Alicia Reid, Ph.D. Assistant Professor
Research Interests: Radiotracer development for PET imaging and the evaluation and development of new theories for Solid-State NMR experiments.
- Radiotracer development for PET imaging. Positron Emission Tomography (PET) is an extremely powerful scientific tool for probing the chemical anatomy of the human brain, understanding diseases and monitoring the efficacy of treatment. PET studies utilizing radiotracers have greatly advanced our knowledge of neurodegenerative diseases and diseases such as cancer and drug addiction. Advances in radiotracer chemistry continue to play a pivotal role in the growth and widespread applicability of PET. Central to this advancement is the need for new radiotracers that allow us to peer into the human body. My current research involves the development of much needed radiotracers for the following targets: histone deacetylase (HDAC), phenylethanolamine N-methyltransferase (PNMT), and the oxytocyin receptor. My research in the PET field also extents to plant imaging where I’m interested in developing radiotracers for studying physiologic processes in plants.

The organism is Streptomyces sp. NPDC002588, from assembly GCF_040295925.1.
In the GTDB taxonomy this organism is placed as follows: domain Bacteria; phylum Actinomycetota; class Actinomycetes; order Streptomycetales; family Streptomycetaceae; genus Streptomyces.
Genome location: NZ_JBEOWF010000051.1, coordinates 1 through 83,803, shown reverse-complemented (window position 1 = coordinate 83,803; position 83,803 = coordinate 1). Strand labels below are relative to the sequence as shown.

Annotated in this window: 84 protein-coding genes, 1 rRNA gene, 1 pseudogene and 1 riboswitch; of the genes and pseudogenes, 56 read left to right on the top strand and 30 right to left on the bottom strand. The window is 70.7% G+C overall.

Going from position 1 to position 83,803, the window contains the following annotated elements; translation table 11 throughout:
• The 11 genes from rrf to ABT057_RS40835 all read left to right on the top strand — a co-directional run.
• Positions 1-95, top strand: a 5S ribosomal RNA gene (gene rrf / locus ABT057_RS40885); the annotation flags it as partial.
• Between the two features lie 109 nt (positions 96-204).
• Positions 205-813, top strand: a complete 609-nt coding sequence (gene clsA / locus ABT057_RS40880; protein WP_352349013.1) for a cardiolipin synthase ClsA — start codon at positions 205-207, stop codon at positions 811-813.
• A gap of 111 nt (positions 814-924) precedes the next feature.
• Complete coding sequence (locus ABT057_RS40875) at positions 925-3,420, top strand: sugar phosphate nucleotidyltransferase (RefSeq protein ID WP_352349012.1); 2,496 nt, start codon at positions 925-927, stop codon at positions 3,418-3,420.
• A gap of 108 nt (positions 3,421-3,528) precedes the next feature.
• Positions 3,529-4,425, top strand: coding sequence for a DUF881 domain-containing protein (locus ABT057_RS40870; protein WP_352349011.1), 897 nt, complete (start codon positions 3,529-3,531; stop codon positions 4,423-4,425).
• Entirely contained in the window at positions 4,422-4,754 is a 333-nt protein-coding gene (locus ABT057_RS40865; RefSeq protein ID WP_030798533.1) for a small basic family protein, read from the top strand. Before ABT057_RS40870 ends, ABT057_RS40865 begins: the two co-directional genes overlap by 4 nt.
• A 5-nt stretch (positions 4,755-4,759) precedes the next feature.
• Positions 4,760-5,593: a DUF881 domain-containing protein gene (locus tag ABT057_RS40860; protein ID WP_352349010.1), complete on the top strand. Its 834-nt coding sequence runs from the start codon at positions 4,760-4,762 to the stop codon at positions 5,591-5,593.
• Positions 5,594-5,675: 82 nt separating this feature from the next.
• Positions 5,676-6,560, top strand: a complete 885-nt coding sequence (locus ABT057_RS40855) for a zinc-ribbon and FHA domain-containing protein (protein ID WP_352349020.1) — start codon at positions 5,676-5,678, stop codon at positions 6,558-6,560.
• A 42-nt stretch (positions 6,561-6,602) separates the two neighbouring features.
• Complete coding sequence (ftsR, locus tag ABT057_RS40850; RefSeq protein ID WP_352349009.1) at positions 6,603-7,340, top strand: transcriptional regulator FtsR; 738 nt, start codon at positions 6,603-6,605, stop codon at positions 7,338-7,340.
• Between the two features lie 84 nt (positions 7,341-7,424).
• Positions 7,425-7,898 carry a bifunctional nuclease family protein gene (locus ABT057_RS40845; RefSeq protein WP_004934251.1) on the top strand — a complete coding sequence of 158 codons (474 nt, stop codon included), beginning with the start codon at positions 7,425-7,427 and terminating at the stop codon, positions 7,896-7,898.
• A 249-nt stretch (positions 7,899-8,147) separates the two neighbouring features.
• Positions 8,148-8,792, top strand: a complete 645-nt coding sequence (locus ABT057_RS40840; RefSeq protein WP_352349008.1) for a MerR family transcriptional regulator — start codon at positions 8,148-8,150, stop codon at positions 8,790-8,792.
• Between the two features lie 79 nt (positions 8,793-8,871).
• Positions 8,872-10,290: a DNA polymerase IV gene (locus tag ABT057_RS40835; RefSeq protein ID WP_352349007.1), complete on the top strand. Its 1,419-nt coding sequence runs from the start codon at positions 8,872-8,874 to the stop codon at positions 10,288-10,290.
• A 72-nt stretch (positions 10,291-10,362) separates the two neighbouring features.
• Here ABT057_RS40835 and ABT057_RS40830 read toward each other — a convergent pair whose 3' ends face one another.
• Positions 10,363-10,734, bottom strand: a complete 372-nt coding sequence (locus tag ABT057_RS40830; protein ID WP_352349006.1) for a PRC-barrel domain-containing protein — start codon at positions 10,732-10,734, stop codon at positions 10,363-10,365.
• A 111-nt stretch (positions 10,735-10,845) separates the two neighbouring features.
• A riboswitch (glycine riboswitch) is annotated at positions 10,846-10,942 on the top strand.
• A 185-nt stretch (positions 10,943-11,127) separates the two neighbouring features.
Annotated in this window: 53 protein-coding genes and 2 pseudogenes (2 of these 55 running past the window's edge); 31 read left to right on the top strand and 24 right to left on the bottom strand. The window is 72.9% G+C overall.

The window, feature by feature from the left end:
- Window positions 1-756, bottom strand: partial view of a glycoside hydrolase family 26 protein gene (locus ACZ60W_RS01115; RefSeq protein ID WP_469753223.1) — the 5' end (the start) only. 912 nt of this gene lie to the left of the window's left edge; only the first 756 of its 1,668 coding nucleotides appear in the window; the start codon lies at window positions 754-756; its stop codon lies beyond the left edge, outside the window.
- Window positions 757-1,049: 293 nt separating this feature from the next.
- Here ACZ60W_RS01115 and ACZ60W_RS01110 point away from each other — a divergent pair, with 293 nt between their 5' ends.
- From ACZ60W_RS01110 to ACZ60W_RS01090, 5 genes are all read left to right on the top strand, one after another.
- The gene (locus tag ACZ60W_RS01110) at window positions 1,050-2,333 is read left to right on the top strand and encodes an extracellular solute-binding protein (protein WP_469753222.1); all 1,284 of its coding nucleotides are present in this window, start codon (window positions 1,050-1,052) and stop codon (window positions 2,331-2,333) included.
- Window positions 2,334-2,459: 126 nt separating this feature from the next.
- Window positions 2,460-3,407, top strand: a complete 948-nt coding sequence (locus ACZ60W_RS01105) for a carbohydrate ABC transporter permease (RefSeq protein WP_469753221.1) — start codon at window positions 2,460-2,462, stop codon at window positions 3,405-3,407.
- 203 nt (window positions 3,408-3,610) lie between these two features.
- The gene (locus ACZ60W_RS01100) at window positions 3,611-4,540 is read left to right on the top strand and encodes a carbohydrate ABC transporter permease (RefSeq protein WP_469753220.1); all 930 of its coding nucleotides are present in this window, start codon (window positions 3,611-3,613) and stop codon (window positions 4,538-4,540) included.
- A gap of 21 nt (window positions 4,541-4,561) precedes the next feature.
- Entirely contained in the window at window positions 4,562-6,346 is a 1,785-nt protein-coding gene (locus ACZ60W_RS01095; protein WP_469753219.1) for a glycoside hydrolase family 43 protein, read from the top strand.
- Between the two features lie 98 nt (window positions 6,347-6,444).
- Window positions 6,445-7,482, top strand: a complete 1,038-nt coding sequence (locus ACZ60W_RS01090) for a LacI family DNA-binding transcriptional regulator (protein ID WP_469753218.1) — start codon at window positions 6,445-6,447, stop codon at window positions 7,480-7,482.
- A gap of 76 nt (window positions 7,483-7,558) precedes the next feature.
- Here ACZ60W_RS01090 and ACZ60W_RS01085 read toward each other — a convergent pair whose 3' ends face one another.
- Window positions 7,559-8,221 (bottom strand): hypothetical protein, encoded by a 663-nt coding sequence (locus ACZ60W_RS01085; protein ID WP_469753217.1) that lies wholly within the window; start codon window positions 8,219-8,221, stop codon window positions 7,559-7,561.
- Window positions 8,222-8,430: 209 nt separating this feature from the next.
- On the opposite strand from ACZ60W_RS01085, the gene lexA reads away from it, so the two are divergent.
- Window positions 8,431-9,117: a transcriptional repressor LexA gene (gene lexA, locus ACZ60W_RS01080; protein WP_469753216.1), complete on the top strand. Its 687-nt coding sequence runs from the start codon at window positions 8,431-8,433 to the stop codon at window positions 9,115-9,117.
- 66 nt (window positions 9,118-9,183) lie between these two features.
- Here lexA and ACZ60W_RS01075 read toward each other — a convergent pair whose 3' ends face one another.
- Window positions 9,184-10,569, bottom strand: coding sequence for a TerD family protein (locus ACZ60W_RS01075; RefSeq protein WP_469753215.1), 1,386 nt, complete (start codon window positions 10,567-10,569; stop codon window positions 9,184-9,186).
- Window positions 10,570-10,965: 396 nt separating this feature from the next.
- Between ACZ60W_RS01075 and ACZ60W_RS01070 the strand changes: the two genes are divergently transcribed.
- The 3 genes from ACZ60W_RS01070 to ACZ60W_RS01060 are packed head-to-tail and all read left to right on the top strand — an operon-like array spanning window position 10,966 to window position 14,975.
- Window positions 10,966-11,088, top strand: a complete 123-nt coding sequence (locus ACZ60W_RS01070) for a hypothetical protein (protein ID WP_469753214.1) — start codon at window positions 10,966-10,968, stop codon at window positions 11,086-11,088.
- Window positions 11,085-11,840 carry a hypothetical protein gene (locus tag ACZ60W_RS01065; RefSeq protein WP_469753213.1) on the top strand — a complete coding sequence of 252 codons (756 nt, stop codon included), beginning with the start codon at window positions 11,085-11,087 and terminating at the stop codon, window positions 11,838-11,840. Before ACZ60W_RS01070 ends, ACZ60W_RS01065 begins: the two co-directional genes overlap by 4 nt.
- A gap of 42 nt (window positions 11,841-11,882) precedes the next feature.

- Evaluation and development of new theories for Solid-State NMR. Recent advances in solid state nuclear magnetic resonance (NMR) theoris such as Floquet-Magnus expansion and Fer expansion, address alternative methods for solving a time-dependent linear differential equation which is a central problem in quantum physics in general and solid-state NMR in particular. The power and the salient features of these theoretical approaches are helpful to describe the time evolution of the spin system at all times. The average Hamiltonian theory, the Floquet theory, the Floquet-Magnus expansion and the Fer expansion, provide procedures to control and describe the spin dynamics in solid-state NMR. With my main focus on Floquet-Magnus expansion, it expected that this approach will provide means for more accurate and efficient spin dynamics simulations and for devising new RF pulse sequences.